Becky Lockwood, associate director of the Center for Women and Community in Amherst, Mass., says popular culture has helped create a mindset where sex is less about intimacy and more about possession. "We've objectified sex. It's almost a commodity now, and its really unattached from any sort of intimacy or emotional experience, and if it's a commodity, people feel okay with doing whatever they can to get it," she said.
Phillips helped produce the documentary, Flirting With Danger, which looks at power, choice, and consent in heterosexual relationships. She focuses much of her research on gender issues in sexuality, and while some struggle when asked to define exactly what "rape culture" is, Phillips' definition is fairly comprehensive.
"Rape culture is a culture in which dominant cultural ideologies, media images, social practices, and societal institutions support and condone sexual abuse by normalizing, trivializing and eroticizing male violence against women and blaming victims for their own abuse," Phillips said.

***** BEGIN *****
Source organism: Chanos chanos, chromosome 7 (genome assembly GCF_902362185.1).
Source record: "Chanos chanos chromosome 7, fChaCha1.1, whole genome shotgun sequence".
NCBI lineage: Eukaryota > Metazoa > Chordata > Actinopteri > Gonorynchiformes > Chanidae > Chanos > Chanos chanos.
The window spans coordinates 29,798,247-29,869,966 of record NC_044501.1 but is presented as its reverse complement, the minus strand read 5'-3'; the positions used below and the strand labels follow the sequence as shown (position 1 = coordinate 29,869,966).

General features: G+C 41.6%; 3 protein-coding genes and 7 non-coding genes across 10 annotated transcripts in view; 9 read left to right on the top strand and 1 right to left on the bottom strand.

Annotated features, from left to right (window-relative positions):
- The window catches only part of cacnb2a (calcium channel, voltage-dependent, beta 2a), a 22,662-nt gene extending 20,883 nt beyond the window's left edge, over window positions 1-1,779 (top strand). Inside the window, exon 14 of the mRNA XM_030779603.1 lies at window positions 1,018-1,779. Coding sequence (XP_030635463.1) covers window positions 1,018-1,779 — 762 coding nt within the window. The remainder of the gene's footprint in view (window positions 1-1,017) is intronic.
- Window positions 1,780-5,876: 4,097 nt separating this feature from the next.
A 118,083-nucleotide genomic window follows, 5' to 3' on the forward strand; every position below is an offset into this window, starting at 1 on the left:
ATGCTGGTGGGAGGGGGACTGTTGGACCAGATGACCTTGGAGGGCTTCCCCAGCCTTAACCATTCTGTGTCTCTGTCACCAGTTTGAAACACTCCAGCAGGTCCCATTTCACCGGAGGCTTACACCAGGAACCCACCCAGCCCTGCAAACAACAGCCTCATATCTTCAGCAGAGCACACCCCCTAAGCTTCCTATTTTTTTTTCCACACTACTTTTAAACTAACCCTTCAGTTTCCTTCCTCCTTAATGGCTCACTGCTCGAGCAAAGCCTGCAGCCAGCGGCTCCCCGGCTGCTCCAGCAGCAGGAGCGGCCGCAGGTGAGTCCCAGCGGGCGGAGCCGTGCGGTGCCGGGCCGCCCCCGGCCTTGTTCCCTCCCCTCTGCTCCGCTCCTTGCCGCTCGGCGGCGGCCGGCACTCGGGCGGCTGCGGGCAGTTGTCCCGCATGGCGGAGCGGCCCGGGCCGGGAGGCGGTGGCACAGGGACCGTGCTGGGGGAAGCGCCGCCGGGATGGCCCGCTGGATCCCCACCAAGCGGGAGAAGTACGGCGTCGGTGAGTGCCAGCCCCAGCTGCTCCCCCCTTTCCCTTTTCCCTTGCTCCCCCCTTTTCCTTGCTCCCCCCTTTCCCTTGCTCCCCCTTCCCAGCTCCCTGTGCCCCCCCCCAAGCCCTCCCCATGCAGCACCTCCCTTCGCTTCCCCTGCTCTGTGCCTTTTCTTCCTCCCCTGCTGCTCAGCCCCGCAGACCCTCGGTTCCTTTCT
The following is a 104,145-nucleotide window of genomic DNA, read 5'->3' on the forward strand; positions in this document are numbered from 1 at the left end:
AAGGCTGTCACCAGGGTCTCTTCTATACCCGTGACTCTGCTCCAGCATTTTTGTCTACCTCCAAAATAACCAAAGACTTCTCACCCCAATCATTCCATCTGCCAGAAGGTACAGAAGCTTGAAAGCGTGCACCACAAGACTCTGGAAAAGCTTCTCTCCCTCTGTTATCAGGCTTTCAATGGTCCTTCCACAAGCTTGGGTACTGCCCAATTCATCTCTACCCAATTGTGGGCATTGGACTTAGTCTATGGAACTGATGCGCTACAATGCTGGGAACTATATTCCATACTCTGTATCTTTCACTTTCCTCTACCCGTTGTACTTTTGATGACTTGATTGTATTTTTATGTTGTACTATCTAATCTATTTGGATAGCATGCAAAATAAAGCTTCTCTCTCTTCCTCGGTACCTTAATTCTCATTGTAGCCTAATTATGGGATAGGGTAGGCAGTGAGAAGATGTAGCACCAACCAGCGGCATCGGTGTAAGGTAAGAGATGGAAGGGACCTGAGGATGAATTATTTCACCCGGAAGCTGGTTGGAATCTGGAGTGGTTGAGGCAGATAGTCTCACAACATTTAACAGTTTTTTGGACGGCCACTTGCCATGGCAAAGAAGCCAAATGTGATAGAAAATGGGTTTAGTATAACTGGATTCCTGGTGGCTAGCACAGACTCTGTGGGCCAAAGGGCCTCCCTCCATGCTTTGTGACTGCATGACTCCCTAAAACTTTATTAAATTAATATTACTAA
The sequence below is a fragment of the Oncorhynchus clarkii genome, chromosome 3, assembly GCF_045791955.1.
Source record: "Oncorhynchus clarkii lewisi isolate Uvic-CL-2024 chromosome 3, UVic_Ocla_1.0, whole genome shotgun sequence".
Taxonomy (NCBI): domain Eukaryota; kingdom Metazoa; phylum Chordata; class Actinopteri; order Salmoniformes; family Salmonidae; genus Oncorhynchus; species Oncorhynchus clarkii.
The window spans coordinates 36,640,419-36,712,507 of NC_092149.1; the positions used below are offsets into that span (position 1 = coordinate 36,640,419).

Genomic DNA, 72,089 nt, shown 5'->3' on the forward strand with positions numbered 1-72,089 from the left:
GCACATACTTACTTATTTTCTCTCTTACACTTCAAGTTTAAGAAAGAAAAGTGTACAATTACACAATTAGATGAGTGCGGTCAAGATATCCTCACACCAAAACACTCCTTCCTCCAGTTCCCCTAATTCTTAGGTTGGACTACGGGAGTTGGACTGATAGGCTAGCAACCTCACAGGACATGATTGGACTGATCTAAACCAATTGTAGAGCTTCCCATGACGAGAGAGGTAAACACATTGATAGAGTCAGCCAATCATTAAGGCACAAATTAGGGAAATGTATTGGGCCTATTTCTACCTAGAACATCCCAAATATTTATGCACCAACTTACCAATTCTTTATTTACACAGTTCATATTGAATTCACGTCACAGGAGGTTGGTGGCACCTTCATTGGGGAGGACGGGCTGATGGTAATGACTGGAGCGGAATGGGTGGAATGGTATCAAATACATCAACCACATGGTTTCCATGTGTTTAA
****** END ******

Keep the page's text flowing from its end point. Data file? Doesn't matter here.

College students, however, struggle when trying to define "rape culture" and often ending up defining rape, but rape culture is more insidious, in that it goes to issues beyond the crime itself.
"Rape culture is anything that supports a culture where people think that it is okay to use sexual violence to get what they want," Lockwood said. "And, it's usually not about sex. ... It's usually about power."
Angie Epifano, a former Amherst College student who went public with a published account of her own rape last fall, said the culture also creates a silence amongst survivors seeking help.
"It's a culture where survivors don't feel safe to speak out," Epifano said. "When you look at it, sexual assault and rape are basically the only violent crimes that when you talk about it, people close off."
"If you were mugged in New York City people would be horrified," Epifano added. "No one is going to sit there and say 'Are you sure you were mugged?' With sexual assault there is always this question of 'Are you sure? What were you wearing?'"
Rape Culture and Politics
Not only have the concepts behind rape culture been trivialized in social media and everyday word of mouth, but into the political sphere as well.